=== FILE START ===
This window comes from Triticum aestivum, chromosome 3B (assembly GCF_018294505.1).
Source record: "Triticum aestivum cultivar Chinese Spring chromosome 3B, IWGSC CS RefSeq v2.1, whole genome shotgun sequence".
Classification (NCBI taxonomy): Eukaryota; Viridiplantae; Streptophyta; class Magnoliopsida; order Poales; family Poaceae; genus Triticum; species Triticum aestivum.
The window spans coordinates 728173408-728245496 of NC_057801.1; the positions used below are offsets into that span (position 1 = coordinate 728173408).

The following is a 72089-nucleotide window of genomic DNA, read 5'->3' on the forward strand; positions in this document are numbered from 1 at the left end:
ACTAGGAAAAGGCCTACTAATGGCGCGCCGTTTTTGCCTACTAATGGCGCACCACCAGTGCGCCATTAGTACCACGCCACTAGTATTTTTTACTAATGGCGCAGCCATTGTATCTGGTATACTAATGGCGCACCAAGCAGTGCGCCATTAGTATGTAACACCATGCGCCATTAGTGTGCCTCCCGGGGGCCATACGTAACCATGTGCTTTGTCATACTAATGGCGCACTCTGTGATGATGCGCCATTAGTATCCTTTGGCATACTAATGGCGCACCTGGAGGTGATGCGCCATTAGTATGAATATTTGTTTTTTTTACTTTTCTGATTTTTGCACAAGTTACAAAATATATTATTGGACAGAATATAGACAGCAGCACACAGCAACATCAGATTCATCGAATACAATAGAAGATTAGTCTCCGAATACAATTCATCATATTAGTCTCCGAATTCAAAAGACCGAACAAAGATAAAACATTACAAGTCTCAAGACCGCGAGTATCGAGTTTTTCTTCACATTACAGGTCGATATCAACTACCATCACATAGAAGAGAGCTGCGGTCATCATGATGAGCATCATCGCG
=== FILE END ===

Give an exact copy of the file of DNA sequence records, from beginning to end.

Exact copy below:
This window comes from Triticum aestivum, chromosome 3B (assembly GCF_018294505.1).
Source record: "Triticum aestivum cultivar Chinese Spring chromosome 3B, IWGSC CS RefSeq v2.1, whole genome shotgun sequence".
Classification (NCBI taxonomy): Eukaryota; Viridiplantae; Streptophyta; class Magnoliopsida; order Poales; family Poaceae; genus Triticum; species Triticum aestivum.
The window spans coordinates 728173408-728245496 of NC_057801.1; the positions used below are offsets into that span (position 1 = coordinate 728173408).

The following is a 72089-nucleotide window of genomic DNA, read 5'->3' on the forward strand; positions in this document are numbered from 1 at the left end:
ACTAGGAAAAGGCCTACTAATGGCGCGCCGTTTTTGCCTACTAATGGCGCACCACCAGTGCGCCATTAGTACCACGCCACTAGTATTTTTTACTAATGGCGCAGCCATTGTATCTGGTATACTAATGGCGCACCAAGCAGTGCGCCATTAGTATGTAACACCATGCGCCATTAGTGTGCCTCCCGGGGGCCATACGTAACCATGTGCTTTGTCATACTAATGGCGCACTCTGTGATGATGCGCCATTAGTATCCTTTGGCATACTAATGGCGCACCTGGAGGTGATGCGCCATTAGTATGAATATTTGTTTTTTTTACTTTTCTGATTTTTGCACAAGTTACAAAATATATTATTGGACAGAATATAGACAGCAGCACACAGCAACATCAGATTCATCGAATACAATAGAAGATTAGTCTCCGAATACAATTCATCATATTAGTCTCCGAATTCAAAAGACCGAACAAAGATAAAACATTACAAGTCTCAAGACCGCGAGTATCGAGTTTTTCTTCACATTACAGGTCGATATCAACTACCATCACATAGAAGAGAGCTGCGGTCATCATGATGAGCATCATCGCG